wisdom, And, ever, three parts coward, I do not know Why yet I live to say, This thing's to do; Sith I have cause, and will, and strength, and means,

5

3

chief good, and market of his time, &c.] If his highest good, and that for which he sells his time, be to sleep and feed.

Johnson, Market, I think, here means profit. Malone.

4 — large DISCOURSE,] Such latitude of comprehension, such power of reviewing the past, and anticipating the future.

Johnson. - some CRAVEN scruple-] Some cowardly scruple. A craven is a mean spirited cock. So, in The Taming of a Shrew :

“ No cock of mine, you crow too like a craven.” MALONE. So, in King Henry VI. Part I. :

“ Or durst not, for his craven heart, say this.” Steevens.

S

To do't. Examples, gross as earth, exhort me:
Witness, this army of such mass, and charge,
Led by a delicate and tender prince ;
Whose spirit, with divine ambition puff'd,
Makes mouths at the invisible event ;
Exposing what is mortal, and unsure,
To all that fortune, death, and danger, dare,
Even for an egg-shell. Rightly to be great,
Is, not to stir without great argumento;
But greatly to find quarrel in a straw,
When honour's at the stake. How stand I then,
That have a father kill'd, a mother stain'd,
Excitements of my reason, and my blood',
And let all sleep? while, to my shame, I see
The imminent death of twenty thousand men,
That, for a fantasy, and trick of fame,
Go to their graves like beds; fight for a plot
Whereon the numbers cannot try the cause,

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6

Rightly to be great,
Is, not to stir without, &c.] This passage

I have printed ace cording to the copy. Mr. Theobald had regulated it thus :

'Tis not to be great,
“Never to stir without great argument ;

“ But greatly,” &c. The sentiment of Shakspeare is partly just, and partly romantick.

— Rightly to be great,

• Is, not to stir without great argument; is exactly philosophical.

“ But greatly to find quarrel in a straw,

“ When honour's at the stake;' is the idea of a modern hero. But then, says he, honour is an argument, or subject of debate, sufficiently great, and when honour is at stake, we must find cause of quarrel in a straw. Johnson.

7 Excitements of my reason, and my blood, ] Provocations which excite both my reason and my passions to vengeance. Johnson.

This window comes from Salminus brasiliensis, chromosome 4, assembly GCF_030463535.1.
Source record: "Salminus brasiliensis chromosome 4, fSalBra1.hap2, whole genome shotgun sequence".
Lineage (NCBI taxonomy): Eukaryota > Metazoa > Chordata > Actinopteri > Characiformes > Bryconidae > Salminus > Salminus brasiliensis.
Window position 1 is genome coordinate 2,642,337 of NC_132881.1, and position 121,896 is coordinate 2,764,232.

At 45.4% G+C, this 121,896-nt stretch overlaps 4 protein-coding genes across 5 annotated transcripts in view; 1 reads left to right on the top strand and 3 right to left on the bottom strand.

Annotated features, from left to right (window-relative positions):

8 – a plot.) A piece, or portion. REED.
So, in The Mirror for Magistrates :

“ Of grounde to win a plot, a while to dwell,
“ We venture lives, and send our souls to hell."

HENDERSON.

Which is not tomb enough, and continento,
To hide the slain ?-0, from this time forth,
My thoughts be bloody, or be nothing worth!

[Exit.

SCENE V.

Elsinore. A Room in the Castle.

Enter Queen and Horatio.
Queen. - I will not speak with her.

Hor. She is importunate ; indeed, distract ;
Her mood will needs be pitied.
Queen.

What would she have ? Hor. She speaks much of her father; says, she

hears, There's tricks i'the world; and hems, and beats her

heart; Spurns enviously at straws'; speaks things in doubt, That carry but half sense: her speech is nothing,

9 - continent] Continent, in our author, means that which comprehends or encloses. So, in King Lear:

“ Rive your concealing continents.Again, in Chapman's version of the third Iliad :

did take Thy fair form for a continent of parts as fair." See King Lear, Act III. Sc. II. Steevens.

Again, Lord Bacon, On the Advancement of Learning, 4to. 1633, p. 7: “— if there be no fulnesse, then is the continent greater than the content.” Reed.

Spurns ENVIOUSLY at straws ;] Envy is much oftener put by our poet (and those of his time) for direct aversion, than for malignity conceived at the sight of another's excellence or happiness. So, in King Henry VIII. :

*You turn the good we offer into envy." Again, in God's Revenge against Murder, 1621, Hist. VI.“She loves the memory of Sypontus, and envies and detests that of her two husbands." STEEVENS.